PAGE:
It is believed the Minister for Finance Michael Noonan told the IMF that he will look to Contingent Convertible Capital (CoCo) Notes if the banks need additional capital buffers following the stress tests.
The issue came up during his trip to Washington last month. A spokesperson for the Department of Finance said it doesn’t comment on speculation.
The date for the next round of stress tests still has to be decided. Sources familiar with the situation say that a date will be fixed during the next troika review of the economy in July, with the tests most likely to be carried out before the exit of the bailout programme in November.
The nightmare scenario for the Government is that the banks fail the stress tests and need more capital. In the continued absence of political agreement among EU political leaders, the ESM would not be permitted to directly recapitalise the banks.
As it stands, it can only lend directly to the sovereign.
The Government would then be forced to either stump up the funds, via the ESM, or tap private investors.
It is highly unlikely that the capital would come from private sources.
If the Government had to take the additional funds needed on the national balance sheet, it would raise the fiscal deficit and ensure that the country missed the 2015 target agreed with the troika to get the budget deficit within 3% of GDP.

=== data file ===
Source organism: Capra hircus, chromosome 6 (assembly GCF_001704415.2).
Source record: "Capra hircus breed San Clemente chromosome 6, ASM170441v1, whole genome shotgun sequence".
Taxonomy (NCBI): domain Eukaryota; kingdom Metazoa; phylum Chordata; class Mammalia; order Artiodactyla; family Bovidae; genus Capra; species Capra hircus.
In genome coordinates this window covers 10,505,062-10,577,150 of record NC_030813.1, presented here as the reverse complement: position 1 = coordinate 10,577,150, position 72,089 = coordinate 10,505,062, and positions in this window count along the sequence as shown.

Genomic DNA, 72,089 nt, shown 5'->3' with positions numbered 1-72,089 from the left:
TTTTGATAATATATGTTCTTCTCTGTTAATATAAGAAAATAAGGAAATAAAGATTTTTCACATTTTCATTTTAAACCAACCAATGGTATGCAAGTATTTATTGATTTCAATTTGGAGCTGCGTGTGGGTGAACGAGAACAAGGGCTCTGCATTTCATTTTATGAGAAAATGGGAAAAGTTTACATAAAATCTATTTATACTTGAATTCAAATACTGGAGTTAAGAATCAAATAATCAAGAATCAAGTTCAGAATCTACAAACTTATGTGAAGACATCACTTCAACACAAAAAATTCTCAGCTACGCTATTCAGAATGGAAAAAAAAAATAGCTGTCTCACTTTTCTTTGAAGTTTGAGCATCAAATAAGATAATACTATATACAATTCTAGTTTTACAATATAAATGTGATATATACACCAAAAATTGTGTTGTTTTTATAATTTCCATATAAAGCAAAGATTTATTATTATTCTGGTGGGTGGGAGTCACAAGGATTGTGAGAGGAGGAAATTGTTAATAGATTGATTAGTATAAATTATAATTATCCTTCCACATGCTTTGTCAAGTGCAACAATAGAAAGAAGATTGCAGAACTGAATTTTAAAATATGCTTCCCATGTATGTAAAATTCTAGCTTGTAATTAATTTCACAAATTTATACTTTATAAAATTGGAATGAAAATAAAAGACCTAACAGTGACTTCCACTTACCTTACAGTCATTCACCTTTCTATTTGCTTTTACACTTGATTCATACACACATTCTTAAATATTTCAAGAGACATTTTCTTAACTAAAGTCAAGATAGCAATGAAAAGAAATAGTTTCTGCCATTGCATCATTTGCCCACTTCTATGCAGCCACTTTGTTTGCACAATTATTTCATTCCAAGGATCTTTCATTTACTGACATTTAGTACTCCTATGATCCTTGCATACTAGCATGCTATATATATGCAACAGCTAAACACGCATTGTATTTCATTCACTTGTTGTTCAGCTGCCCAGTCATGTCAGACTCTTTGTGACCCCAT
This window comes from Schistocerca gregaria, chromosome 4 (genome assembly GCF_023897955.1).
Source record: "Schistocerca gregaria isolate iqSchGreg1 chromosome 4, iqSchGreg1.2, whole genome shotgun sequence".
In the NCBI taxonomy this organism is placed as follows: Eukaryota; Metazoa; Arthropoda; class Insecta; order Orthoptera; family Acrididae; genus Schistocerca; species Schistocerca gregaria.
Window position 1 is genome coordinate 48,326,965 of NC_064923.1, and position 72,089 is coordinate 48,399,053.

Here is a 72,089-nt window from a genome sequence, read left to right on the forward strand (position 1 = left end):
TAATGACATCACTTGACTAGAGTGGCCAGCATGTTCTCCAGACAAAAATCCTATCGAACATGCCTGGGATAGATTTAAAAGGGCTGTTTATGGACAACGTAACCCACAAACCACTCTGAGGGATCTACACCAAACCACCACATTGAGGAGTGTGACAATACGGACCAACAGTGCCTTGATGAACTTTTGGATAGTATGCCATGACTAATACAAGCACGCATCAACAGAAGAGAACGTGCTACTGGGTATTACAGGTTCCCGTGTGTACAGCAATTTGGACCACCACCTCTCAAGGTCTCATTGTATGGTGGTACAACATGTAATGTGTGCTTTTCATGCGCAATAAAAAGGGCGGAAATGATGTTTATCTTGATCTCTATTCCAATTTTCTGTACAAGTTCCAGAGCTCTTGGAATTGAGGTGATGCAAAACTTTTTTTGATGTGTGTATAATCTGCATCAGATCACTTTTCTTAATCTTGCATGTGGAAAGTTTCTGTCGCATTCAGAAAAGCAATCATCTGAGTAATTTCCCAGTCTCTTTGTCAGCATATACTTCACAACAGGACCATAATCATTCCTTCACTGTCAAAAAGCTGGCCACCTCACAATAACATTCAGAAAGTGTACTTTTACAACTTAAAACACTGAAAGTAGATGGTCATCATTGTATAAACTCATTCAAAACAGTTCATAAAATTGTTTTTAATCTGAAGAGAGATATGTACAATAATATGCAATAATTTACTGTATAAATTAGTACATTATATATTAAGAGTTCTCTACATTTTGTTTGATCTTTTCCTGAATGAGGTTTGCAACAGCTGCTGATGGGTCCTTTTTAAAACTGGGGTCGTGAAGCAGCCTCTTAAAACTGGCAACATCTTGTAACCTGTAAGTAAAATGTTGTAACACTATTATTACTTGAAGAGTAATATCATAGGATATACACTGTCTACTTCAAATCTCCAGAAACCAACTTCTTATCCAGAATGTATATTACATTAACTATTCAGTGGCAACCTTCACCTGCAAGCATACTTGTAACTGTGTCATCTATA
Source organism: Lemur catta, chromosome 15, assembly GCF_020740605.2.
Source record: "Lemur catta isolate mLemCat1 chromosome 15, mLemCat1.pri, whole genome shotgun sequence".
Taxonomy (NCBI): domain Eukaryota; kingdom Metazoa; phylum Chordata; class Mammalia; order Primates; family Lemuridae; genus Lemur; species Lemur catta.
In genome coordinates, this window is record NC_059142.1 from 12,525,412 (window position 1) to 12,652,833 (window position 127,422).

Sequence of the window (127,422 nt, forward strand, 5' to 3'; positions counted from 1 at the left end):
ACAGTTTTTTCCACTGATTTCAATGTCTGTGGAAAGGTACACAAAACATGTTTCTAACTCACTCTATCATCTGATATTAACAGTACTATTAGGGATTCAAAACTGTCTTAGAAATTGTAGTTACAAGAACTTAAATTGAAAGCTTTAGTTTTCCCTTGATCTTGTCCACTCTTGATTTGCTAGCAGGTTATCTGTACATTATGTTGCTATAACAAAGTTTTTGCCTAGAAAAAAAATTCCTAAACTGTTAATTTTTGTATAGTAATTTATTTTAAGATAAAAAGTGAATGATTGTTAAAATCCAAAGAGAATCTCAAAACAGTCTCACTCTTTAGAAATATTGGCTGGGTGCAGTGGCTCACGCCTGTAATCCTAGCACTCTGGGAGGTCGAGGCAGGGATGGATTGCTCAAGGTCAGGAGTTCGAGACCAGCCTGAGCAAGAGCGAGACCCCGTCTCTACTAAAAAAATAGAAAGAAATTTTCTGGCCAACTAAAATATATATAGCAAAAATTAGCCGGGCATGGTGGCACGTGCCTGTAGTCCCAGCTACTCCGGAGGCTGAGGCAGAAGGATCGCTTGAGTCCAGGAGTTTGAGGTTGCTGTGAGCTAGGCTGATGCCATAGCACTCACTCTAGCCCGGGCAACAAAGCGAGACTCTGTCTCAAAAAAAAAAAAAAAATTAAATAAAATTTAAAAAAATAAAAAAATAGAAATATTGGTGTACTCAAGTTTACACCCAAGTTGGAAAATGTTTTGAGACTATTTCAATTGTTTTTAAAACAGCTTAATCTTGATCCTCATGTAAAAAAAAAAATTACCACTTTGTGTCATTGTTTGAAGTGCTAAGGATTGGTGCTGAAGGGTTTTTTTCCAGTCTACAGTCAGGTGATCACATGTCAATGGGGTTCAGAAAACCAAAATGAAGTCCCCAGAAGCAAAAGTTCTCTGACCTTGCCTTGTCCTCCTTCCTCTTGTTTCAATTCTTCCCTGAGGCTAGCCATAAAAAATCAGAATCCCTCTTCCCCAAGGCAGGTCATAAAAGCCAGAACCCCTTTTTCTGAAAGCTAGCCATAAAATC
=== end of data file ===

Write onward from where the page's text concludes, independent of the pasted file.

According to the Central Bank’s Macro-Financial Review, released on Wednesday, there is roughly €25.8bn of mortgages in arrears over 90 days and €10.8bn of SME loan arrears, whereas the banks have only €9.2bn in additional capital buffers.
However, according to a person familiar with the situation it is highly unlikely that Bank of Ireland, AIB and or Permanent TSB will need capital following the stress tests.
The source says that following the last round of stress tests in Mar 2011, the three banks were ordered to raise an extra €24bn in capital.
Provisions were then made for losses in worse-case economic scenarios. The economy has not exceeded this scenario. Moreover, the banks have additional capital buffers because losses were much less than expected following the deleveraging process.
Also, these stress tests will be conducted according to more normalised market conditions, rather than the crisis conditions that formed the backdrop of the 2011 tests, says the source.
Consequently, it is unlikely that the banks will fall below the regulatory capital requirements following the stress tests. However, the banks may need capital buffers. “In that case, investors may be willing to invest in CoCo notes. It is only when capital is needed to meet regulatory requirements that CoCo notes become unattractive,” says the person familiar with the situation.
CoCo notes are a hybrid debt instrument that pay a coupon. However, if the bank falls below its core tier one capital ratio, then they convert into equity.
© Irish Examiner Ltd. All rights reserved